Southern Quebec digging out as severe winter storm sweeps across the province
Snow clearing operation expected to last at least a week in Montreal
The most severe storm this winter has left 40 centimetres of snow on the streets of Montreal and the city is predicting its clearing operation will take at least a week.
As of 7 p.m. Wednesday, plows were clearing the roads.
Coun. Jean-François Parenteau, the executive committee member in charge of snow operations, said it is important that people respect temporary no-parking signs to avoid tows and delaying workers.
The snow is covering ice patches and once it is removed, crews will break up the ice and spread abrasives until the spring thaw, he said.
It's the fourth snow removal operation this season and the city said 3,000 people are working to clear the roads.
"Places that are not accessible to the 2,200 machines may be cleared with shovels," the city stated in a Facebook post.
Montreal Mayor Valérie Plante estimates the operation will cost $25 million.
Quebec City had about 25 centimetres by mid-day with another 10 to 20 expected.
In the west, Gatineau received 40 centimetres and, to the east, 20 centimetres fell on Sherbrooke. There were school closings and transportation woes across the province.
Watch as Montrealers dig out their cars and try to get to work
Storm slams much of province
Environment Canada warned of winter storm conditions from Gatineau to the Eastern Townships and on up to the Lac-Saint-Jean region.
The conditions brought "visibility to near zero" at some points, Environment Canada said.
Wind gusts hit 42 km/h overnight in the Montreal area, but it was much worse in Quebec City with sustained winds of 48 km/h and gusts up to 71 km/h.
Throughout the morning, authorities warned motorists to adapt to conditions, slow down and and ensure their cars were completely cleared of snow before heading out.
The work before...work <a href="https://twitter.com/hashtag/montrealstorm?src=hash&ref_src=twsrc%5Etfw">#montrealstorm</a> <a href="https://twitter.com/CBCMontreal?ref_src=twsrc%5Etfw">@CBCMontreal</a> <a href="https://t.co/az1XhcUN6K">pic.twitter.com/az1XhcUN6K</a>—@vestevie
Philippe Déry, spokesperson for Montreal's transit authority (STM) said about a quarter of bus lines were delayed by 10 minutes.
Some were delayed a bit longer than that due to the conditions, he said, but buses are still a safe, efficient way to get around the city. The Metro, he added, was running smoothly without delay as it is not subject to the weather conditions.
An accordion bus crashed into a snowbank early Wednesday on Papineau Avenue and needed to be towed. Overall, about 30 bus towing operations were conducted during morning rush hour.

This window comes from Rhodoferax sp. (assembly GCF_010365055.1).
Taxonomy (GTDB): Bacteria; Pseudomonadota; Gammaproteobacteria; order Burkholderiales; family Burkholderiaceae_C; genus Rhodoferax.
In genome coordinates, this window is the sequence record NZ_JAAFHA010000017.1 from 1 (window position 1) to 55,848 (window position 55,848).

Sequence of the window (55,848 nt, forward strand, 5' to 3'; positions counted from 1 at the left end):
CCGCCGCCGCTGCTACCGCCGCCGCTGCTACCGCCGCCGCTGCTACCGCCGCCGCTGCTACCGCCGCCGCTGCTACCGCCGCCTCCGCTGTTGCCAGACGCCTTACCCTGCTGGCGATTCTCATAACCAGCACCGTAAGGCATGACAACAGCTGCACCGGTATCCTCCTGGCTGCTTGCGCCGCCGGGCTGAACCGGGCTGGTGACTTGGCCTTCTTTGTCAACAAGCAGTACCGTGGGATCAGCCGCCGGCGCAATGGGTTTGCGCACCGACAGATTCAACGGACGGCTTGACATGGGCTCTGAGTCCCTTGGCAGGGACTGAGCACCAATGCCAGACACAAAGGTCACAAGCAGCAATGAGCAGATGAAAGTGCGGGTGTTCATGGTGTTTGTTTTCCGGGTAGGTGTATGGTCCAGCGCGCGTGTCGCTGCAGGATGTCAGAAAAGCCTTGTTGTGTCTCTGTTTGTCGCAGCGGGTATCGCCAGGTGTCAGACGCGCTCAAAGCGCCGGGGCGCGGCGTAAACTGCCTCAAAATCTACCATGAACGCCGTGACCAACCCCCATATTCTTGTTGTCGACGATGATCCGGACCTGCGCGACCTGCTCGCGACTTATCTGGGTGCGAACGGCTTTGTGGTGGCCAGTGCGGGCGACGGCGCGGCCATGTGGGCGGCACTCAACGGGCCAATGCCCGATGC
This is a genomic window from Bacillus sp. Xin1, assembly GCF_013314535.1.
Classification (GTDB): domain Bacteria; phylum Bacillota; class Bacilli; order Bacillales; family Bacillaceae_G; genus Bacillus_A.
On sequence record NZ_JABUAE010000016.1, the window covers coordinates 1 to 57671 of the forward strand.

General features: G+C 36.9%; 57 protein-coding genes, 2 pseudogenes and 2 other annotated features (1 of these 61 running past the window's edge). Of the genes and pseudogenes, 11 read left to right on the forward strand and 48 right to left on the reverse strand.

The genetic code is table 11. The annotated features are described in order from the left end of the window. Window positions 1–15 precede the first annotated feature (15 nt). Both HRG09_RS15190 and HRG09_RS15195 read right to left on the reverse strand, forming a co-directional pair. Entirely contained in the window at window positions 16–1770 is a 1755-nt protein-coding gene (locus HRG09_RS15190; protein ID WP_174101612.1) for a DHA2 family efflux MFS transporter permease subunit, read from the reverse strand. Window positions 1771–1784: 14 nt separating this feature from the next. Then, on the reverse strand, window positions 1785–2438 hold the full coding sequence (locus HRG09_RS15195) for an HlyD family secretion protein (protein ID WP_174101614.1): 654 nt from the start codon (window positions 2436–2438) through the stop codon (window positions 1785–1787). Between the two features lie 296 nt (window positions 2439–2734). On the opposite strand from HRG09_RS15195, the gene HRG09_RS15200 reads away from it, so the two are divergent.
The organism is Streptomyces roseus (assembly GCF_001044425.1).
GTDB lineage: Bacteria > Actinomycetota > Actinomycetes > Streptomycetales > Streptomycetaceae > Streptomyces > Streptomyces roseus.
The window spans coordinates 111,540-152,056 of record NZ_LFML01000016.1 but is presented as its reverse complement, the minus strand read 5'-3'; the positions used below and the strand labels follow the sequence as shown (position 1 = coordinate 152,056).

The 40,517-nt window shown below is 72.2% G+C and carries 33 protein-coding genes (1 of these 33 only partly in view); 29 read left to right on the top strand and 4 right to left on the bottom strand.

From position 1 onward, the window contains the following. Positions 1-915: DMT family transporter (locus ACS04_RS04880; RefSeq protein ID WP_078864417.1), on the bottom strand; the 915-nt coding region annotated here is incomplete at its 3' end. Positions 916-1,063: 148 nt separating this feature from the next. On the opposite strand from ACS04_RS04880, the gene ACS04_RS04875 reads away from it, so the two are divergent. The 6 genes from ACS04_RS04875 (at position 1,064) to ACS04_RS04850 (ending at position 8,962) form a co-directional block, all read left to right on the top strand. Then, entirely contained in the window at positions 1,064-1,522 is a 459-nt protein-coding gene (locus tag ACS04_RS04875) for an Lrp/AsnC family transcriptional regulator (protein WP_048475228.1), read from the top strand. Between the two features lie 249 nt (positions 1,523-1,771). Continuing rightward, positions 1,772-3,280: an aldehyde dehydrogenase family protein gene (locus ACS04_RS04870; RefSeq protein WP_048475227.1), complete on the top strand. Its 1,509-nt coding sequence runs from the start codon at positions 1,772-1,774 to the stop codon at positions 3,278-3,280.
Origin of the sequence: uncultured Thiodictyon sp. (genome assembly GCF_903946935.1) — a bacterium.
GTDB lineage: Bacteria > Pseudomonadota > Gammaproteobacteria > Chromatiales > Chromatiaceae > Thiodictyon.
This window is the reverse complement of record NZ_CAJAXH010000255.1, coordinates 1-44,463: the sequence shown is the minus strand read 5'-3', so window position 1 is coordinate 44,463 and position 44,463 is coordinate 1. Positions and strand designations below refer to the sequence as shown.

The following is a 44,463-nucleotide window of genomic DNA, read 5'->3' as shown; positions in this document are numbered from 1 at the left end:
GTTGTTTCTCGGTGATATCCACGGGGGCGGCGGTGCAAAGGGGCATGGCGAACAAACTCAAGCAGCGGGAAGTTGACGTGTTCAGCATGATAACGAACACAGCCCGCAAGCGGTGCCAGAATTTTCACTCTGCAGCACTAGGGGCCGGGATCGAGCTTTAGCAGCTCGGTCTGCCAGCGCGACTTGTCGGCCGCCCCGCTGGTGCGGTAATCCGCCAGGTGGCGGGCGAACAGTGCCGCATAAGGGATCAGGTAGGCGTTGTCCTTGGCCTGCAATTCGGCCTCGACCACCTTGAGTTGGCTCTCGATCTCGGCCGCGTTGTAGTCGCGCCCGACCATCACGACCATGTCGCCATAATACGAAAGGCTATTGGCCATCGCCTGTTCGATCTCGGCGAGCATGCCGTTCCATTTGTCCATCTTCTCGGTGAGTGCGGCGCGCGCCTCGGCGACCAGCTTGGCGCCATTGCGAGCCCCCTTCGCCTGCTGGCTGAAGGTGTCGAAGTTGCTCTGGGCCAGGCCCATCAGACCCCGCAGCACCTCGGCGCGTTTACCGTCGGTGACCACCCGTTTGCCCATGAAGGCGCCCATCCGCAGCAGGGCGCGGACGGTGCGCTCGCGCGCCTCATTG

Tow trucks were on duty and prepared for the situation — pulling buses out of the snow so they could continue on their way, he said.
The majority of schools across the province were closed for the day.
Flights in and out of the Montreal's Trudeau airport and Quebec City's Jean-Lesage airport were delayed or cancelled.
Hydro-Québec was reporting some power outages in Montreal, Quebec City, the Lower Saint-Lawrence and Chaudière-Appalaches.
As for the major road closures, Highway 20 and Highway 132 between Quebec City and Montmagny were closed in both directions.
Further east, Highway 138 was closed from Tadoussac in Charlevoix to Forestville.
The Carnaval de Québec in Quebec City cancelled activities for the day.
At its heaviest, snow fell at a rate of four centimetres per hour.
A warm front that tagged along with the snow will push temperatures up to around the freezing mark.
This storm rivals some of the biggest to hit Quebec in recent memory.
MTQ continuing to monitor situation
In March 2017, the province received 39.4 centimetres over two days, trapping hundreds of vehicles on Highway 13 in Montreal's west end.
Minister of Transport François Bonnardel said Wednesday the MTQ does not want to see a repeat of that disaster.
He spent most of the night in the ministry's control centre making sure operations were running smoothly.
"We were prepared," he said. "There were no major accidents on the road during the night."
Public Security Minister Geneviève Guilbault encouraged people to work from home rather than head out into the storm.
"I want to thank all citizens, all the people, that made the decision to stay home," she said.
She said the effect of people staying home was felt during morning rush hour, as there were fewer cars on the road.
With files from Radio-Canada, CBC Montreal's Daybreak and Cathy Senay